By Daniel Lindvall.

Barbara (2012), written and directed by Christian Petzold, is a remarkable film. It may well be the best so far of all the German films made in recent years on the still very much contentious subject of the defunct German Democratic Republic (GDR). Generally speaking, such films, at least the ones that have reached an international audience, tend to fall into two categories: those tinted by nostalgia (in German the term Ostalgie – combining the words for ‘east’ and ‘nostalgia’ – is the label used for cultural expressions of nostalgia for the GDR) and those who, on the contrary, portray the GDR as a place of undiluted evil. Good Bye, Lenin! (2003) and The Lives of Others (2006) are probably the best-known examples of the respective category. Barbara treads a path beyond these ideological dead-end alleys.

It would be nearly impossible to accuse Barbara of GDR-nostalgia. Its depiction of how the state security apparatus infiltrates even the most intimate relations can rival that of The Lives of Others. The oppressed mood of the unnamed small town by the Baltic Sea, the film’s setting, is reminiscent of the suffocating feeling permeating life in the early twentieth century German village in Michael Haneke’s The White Ribbon (2009). Recurring images of the northern coastal landscape at dusk and dawn, of its winding forest roads and windy, deserted beaches, emanate a horror movie eeriness that returns, also, in the corridors and rooms of the old-fashioned, austere hospital where much of the action takes place. But simultaneously Petzold gives to his characters, including the local Stasi (secret police) officer, a degree of human depth and moral complexity sufficient to avoid turning them into one-dimensional caricatures.

Barbara, the film’s eponymous heroine played by Nina Hoss, is a young doctor who, having applied for permission to leave the country, is punished by being transferred from Berlin’s prestigious Charité hospital to a new position in the countryside. Arriving here she is already planning to flee the country with the help of her West German boyfriend, Jörg. Thus it all starts out as the classic tale of East versus West, freedom versus oppression, that forever wants to limit us to remaking the same old ideological choice between Stalinism and market capitalism. However, as the film goes on, Barbara develops two new relationships that bit by bit open up this mental straightjacket: to the local chief physician, André (Ronald Zehrfeld) and to her work itself, her role as a doctor. Just possibly the answer to the emptiness in her life is not necessarily to be found in the West.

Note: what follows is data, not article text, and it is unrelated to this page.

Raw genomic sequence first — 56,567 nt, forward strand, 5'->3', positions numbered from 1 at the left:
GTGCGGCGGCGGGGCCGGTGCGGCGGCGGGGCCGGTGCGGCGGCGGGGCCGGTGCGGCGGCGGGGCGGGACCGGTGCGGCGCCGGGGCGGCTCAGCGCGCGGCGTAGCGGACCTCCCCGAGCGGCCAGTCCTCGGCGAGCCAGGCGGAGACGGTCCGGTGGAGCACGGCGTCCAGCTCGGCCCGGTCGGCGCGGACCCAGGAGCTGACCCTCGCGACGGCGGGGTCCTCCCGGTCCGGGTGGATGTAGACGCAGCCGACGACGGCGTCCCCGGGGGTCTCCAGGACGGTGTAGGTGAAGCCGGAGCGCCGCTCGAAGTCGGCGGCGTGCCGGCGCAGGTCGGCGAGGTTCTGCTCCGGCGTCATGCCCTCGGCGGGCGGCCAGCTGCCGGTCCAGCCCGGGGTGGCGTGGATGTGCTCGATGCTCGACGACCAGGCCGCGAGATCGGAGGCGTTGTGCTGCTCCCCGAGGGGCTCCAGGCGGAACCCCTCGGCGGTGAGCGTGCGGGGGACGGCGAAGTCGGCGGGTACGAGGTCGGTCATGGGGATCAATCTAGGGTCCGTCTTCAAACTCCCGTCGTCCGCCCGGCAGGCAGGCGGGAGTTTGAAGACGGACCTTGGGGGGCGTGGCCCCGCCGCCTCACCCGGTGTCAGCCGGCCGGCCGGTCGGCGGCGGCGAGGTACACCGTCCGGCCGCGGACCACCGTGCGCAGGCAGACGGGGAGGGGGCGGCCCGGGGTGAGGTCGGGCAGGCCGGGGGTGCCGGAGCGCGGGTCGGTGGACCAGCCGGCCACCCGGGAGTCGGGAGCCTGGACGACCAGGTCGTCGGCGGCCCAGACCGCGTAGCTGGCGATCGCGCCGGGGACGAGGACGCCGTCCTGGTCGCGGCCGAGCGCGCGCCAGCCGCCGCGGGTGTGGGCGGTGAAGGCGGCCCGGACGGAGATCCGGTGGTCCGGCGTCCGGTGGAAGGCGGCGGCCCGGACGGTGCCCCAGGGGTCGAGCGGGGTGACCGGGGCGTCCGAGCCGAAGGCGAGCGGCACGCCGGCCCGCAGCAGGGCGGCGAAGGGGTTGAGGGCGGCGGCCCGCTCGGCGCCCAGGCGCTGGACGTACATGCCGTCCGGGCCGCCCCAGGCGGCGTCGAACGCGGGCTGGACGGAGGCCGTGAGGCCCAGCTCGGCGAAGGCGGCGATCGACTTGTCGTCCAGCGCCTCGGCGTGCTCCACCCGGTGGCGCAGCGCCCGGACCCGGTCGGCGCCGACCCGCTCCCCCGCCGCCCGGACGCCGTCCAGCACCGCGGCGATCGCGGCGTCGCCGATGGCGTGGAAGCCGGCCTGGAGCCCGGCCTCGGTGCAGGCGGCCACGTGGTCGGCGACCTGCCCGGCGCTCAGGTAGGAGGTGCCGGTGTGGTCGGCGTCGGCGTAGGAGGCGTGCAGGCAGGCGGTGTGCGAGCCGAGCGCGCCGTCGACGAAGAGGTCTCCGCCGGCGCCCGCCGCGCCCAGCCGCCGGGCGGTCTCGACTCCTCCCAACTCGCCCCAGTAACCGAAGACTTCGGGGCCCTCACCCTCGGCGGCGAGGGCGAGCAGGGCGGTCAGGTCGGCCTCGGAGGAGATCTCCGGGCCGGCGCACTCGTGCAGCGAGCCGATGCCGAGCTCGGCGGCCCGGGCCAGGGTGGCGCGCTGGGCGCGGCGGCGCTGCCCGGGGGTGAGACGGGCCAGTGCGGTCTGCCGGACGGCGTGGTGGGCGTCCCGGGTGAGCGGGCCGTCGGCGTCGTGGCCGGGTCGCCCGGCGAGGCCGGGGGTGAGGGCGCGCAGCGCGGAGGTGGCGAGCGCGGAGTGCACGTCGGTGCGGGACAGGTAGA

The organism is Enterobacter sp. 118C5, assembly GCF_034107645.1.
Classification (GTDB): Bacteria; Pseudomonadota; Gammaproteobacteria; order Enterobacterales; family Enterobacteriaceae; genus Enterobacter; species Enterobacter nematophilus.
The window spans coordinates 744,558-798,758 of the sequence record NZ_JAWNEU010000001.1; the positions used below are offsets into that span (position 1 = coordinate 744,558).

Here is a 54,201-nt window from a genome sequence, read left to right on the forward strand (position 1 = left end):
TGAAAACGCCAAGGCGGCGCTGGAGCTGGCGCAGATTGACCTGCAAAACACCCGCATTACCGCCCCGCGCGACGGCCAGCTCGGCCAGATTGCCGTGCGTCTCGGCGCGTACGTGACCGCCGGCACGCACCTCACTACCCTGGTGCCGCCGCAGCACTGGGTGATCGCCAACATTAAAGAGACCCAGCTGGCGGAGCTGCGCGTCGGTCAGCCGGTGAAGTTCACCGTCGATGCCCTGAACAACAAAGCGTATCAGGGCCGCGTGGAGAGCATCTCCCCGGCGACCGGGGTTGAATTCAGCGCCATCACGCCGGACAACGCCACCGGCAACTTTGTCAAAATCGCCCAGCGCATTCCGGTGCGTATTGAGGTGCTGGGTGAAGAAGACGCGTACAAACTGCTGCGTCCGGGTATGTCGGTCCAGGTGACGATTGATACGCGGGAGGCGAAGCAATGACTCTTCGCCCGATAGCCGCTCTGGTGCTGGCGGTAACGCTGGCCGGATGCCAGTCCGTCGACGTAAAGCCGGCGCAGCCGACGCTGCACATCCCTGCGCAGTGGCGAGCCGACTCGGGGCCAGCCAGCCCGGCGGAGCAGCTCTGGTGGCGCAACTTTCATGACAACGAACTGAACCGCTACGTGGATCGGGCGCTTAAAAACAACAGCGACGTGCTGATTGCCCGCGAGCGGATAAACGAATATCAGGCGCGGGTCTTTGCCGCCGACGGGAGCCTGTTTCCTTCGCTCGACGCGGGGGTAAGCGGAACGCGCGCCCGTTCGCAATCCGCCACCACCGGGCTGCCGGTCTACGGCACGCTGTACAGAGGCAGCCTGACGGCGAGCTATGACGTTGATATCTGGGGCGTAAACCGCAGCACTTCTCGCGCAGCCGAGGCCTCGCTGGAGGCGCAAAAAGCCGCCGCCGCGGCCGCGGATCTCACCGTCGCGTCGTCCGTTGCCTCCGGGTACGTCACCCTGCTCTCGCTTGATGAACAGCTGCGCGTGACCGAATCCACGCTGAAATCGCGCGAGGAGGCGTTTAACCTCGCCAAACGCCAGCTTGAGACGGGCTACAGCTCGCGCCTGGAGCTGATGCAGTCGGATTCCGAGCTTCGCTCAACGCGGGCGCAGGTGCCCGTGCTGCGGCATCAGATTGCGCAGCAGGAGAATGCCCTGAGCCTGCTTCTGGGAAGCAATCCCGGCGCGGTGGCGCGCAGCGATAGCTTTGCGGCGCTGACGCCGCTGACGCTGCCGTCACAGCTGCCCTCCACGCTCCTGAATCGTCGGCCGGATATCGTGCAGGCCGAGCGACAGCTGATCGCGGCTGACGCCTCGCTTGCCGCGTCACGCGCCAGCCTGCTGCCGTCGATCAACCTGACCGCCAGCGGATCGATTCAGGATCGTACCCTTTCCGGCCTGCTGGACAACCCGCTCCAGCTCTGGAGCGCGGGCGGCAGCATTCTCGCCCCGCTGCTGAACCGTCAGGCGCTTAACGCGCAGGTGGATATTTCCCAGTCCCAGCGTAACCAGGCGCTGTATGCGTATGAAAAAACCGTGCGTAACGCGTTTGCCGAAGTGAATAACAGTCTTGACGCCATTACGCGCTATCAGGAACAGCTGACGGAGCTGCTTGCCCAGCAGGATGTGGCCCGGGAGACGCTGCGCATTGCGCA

But Petzold accomplishes this gradual re-evaluation without for a moment falling into Ostalgie. Intriguingly the dark cloud hanging over the head of André from the very beginning never quite lifts, even as he simultaneously takes on the role of the film’s moral compass through his sincerely idealistic attitude to his work. We meet him first chatting in an evidently friendly manner with Klaus, a Stasi officer, who informs him about Barbara’s background. André immediately develops an intense interest in Barbara, something that under the circumstances naturally arouses her (and our) suspicions. Is he combining work and pleasure, surveillance and love interest? Every one of their conversations inevitably turns ambiguous. They are forced to interpret each other’s words, to guess and read between the lines.

In this situation work becomes the bridge between them. Only on this subject is straight communication possible. Their attraction is therefore built initially on mutual professional respect and the honest care they both express for their patients. But on this foundation the film suggests the possibility of an egalitarian and comradely ideal relationship, a possibility that puts Barbara’s relationship with Jörg in a new light. It is Barbara and Jörg that most strikingly fail to communicate. As when Jörg, envisioning their joint future, promises Barbara that she can soon sleep late every morning as he makes enough money for both of them. This is clearly not the ‘freedom’ that Barbara longs for (and this is obviously a comment on West Germany’s conservative family politics). Nevertheless, Petzold doesn’t err from his intention to avoid all cheap targets, no self-important West Germans, no monstrous Stasi officers. Jörg’s offer clearly comes from the heart, not from a male chauvinist over-evaluation of his own career, something that is evident when he next offers, instead, to defect to the GDR if that is what it takes to be with Barbara.

Paradoxically, the choices that Barbara eventually ends up making – after a dramatic chain of events, that I will not detail here – could be described in terms superficially compatible with those of the ideal citizen of the GDR: an egalitarian, comradely relationship and ‘solidarity with the workers and peasants that have paid for her education’, quoting a piece of propaganda-speak that occurs in one of Barbara and André’s conversations. At that point, however, it is clear that André is as aware as Barbara is of the discrepancy between reality and propaganda. But, as he points out, ‘it is not really such a bad idea’. In their own personal way, Barbara and André liberate the good idea from its historical cage.

Barbara premiered in Germany in March of this year and is now making its way through Europe and beyond.

Daniel Lindvall is Film International’s editor-in-chief.

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